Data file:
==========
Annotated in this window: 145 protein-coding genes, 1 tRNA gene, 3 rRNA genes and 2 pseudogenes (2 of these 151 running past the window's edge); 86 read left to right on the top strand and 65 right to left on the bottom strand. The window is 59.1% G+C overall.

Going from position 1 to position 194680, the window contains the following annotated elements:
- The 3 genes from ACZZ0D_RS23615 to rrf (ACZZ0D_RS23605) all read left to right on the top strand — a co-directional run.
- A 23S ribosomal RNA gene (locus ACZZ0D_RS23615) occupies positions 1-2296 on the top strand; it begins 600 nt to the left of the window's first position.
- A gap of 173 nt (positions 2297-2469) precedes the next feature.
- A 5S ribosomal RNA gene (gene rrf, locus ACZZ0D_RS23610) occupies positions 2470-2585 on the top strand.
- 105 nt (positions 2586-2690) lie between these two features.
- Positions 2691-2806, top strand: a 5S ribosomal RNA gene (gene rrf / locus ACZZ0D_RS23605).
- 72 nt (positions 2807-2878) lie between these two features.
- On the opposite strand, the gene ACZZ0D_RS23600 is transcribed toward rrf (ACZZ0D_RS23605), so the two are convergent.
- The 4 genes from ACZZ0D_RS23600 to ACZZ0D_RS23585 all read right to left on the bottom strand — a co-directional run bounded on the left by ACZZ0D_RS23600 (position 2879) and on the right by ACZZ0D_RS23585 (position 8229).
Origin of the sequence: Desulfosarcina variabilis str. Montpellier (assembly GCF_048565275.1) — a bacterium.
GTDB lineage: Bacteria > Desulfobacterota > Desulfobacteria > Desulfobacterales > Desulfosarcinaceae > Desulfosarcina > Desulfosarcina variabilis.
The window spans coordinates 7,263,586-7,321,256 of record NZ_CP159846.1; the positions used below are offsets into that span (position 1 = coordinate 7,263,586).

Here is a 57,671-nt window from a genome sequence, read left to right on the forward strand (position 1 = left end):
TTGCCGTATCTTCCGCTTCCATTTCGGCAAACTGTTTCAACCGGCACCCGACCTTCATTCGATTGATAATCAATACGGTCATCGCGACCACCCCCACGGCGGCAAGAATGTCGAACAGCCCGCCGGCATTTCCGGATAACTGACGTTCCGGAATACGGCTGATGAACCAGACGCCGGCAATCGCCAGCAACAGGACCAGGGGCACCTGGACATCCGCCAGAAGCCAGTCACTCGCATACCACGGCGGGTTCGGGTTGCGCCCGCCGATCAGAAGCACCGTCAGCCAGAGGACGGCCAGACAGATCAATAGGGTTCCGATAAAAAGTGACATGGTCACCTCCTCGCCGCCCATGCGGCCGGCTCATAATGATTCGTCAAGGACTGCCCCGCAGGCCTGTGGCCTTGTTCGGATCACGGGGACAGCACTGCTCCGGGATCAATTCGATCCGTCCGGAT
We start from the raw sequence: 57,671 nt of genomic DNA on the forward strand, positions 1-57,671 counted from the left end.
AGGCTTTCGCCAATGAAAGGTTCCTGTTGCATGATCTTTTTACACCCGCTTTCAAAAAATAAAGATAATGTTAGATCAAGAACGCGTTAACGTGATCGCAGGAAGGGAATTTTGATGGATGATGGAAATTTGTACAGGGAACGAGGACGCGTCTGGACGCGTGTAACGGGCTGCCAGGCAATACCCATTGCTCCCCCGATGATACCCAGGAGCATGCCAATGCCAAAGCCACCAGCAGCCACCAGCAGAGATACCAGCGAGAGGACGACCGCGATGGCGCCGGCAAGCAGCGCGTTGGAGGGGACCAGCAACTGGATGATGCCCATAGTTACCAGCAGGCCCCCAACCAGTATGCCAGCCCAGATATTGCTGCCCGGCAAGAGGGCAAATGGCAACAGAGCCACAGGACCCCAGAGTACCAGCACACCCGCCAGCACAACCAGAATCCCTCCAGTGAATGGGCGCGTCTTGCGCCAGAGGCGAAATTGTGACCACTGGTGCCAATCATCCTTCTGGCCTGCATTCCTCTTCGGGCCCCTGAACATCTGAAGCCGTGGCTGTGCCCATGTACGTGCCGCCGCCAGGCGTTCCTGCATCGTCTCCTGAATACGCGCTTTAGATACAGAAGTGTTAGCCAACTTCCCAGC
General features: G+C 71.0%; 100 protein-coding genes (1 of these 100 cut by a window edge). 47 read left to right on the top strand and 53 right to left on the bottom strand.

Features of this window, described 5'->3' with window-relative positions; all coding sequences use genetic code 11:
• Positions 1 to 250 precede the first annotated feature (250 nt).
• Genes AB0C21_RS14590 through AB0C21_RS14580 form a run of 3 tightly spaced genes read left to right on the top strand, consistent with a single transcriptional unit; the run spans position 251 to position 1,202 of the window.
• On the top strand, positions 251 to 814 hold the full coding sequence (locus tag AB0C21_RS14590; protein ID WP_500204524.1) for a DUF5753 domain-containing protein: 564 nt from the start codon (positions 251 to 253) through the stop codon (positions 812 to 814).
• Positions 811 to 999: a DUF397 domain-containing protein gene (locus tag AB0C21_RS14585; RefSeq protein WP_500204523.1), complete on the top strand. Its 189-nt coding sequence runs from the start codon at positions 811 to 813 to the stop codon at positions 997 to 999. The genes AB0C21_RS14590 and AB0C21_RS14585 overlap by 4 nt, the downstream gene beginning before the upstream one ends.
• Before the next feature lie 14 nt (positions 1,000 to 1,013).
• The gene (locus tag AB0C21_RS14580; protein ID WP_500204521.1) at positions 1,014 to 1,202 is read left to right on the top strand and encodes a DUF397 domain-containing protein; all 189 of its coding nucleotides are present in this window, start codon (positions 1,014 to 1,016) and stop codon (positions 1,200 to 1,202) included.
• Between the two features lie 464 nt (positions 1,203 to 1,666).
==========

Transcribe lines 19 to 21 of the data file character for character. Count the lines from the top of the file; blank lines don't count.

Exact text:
General features: G+C 71.0%; 100 protein-coding genes (1 of these 100 cut by a window edge). 47 read left to right on the top strand and 53 right to left on the bottom strand.

Features of this window, described 5'->3' with window-relative positions; all coding sequences use genetic code 11:
• Positions 1 to 250 precede the first annotated feature (250 nt).